The showcased business took Google’s insight on the meaning of “high-quality” to heart. In a blog post on the subject, Google Fellow Amit Singhal says marketers should ask themselves questions about their site content, including:

  • Does the article provide original content or information, original reporting, original research or original analysis?
  • How much quality control is done on content?
  • Does this article provide a complete or comprehensive description of the topic?
  • Is this the sort of page you’d want to bookmark, share with a friend or recommend?

Singhal’s last question brings us to another point about content for SEO.

SEO is going social, and content fuels sharing 

From Bing’s Facebook Friend Effect for logged-in users to Google’s efforts toward using +1 data as a ranking signal, search engines clearly want to prioritize the results that merit social sharing.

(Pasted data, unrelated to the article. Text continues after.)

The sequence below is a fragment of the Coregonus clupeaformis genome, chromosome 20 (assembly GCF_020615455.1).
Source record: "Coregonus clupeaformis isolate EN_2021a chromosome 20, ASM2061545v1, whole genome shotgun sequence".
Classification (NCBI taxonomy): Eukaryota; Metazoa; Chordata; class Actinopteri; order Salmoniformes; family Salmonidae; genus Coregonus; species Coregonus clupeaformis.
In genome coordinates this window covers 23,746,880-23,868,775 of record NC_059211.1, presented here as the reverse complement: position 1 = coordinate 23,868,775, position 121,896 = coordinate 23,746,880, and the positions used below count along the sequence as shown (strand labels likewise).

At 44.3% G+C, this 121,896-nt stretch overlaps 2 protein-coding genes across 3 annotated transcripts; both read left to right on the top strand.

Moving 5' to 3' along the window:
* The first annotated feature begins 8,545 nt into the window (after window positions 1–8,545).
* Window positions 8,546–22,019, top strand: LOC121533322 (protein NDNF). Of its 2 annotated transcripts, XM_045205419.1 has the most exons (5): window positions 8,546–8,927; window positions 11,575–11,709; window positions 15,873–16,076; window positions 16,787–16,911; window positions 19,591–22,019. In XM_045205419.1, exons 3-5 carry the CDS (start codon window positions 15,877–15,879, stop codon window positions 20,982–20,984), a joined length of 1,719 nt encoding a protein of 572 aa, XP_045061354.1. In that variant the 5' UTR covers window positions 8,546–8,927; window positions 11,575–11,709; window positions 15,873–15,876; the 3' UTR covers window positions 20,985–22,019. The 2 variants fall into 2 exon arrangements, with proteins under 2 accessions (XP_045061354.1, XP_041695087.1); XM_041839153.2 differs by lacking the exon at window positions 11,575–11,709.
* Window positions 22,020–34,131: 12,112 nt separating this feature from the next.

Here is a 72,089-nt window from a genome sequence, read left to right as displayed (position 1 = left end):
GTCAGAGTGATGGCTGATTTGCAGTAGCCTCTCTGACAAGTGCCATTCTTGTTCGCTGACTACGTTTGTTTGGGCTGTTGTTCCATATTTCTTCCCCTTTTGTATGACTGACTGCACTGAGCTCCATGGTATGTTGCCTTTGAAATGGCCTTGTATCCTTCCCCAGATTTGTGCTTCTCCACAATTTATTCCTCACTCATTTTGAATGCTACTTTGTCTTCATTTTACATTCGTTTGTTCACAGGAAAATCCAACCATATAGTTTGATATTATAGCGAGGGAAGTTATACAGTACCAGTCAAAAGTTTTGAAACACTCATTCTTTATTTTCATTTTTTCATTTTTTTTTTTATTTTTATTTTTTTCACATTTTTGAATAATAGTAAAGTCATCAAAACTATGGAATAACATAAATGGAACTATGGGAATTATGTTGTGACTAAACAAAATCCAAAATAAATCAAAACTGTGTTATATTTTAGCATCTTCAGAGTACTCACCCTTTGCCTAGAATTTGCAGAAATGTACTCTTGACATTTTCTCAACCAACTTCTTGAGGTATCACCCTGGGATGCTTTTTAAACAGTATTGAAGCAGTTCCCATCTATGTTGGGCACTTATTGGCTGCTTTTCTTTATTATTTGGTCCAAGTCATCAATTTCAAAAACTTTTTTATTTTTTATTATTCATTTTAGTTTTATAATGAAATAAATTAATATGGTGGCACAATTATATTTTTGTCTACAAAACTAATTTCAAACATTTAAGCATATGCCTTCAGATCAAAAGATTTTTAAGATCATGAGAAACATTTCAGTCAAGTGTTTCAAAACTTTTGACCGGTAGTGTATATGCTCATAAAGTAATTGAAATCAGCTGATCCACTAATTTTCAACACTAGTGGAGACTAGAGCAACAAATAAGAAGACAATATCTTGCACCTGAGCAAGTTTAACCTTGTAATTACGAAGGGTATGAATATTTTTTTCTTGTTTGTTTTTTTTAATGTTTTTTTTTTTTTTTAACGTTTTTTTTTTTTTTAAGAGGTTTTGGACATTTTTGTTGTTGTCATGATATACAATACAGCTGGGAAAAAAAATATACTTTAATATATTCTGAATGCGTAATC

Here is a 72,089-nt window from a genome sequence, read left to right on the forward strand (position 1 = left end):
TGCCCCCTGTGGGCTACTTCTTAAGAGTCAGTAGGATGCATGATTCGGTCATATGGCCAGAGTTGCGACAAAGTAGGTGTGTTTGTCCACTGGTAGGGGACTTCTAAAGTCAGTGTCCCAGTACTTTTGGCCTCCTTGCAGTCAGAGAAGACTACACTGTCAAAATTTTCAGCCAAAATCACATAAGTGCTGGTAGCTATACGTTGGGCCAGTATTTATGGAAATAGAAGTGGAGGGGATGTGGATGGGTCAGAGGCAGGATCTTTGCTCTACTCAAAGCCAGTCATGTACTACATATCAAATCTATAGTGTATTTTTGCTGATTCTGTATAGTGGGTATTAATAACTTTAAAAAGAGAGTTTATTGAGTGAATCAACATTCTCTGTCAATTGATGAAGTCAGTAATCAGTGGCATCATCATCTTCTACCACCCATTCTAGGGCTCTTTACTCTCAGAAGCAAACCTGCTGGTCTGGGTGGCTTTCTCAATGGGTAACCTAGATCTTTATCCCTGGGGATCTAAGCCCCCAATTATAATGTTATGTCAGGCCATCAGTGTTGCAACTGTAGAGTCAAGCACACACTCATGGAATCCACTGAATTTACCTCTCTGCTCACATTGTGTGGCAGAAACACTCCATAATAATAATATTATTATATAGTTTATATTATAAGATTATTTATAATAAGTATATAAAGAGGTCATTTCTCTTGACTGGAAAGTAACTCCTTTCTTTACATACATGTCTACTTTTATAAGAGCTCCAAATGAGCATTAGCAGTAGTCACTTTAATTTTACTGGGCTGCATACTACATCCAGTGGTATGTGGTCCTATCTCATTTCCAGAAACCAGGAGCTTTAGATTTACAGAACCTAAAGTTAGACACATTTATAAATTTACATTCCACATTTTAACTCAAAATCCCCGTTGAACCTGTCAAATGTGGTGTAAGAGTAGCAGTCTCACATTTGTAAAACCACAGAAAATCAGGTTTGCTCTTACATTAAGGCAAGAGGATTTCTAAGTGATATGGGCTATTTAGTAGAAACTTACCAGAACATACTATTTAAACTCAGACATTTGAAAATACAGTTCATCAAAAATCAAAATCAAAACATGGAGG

Content fuels social sharing for SEO

This means sites need to focus on publishing information that users will engage with and pass on to their friends – from Q&As and rich informational landing pages to fresh blog posts, industry news updates, timely infographics and more.

Build up your site with the content that your audiences want, then broadcast it to social fans and followers. Make it easy for them to pass on to friends by incorporating the sharing buttons on your content pages. Data from Nielsen’s content sharing study shows that people are ready to share when the content is worthy: 27 million pieces of online content are shared daily, and more than one in five social media messages include links to content. Plus, shared content frequently mentions brands by name.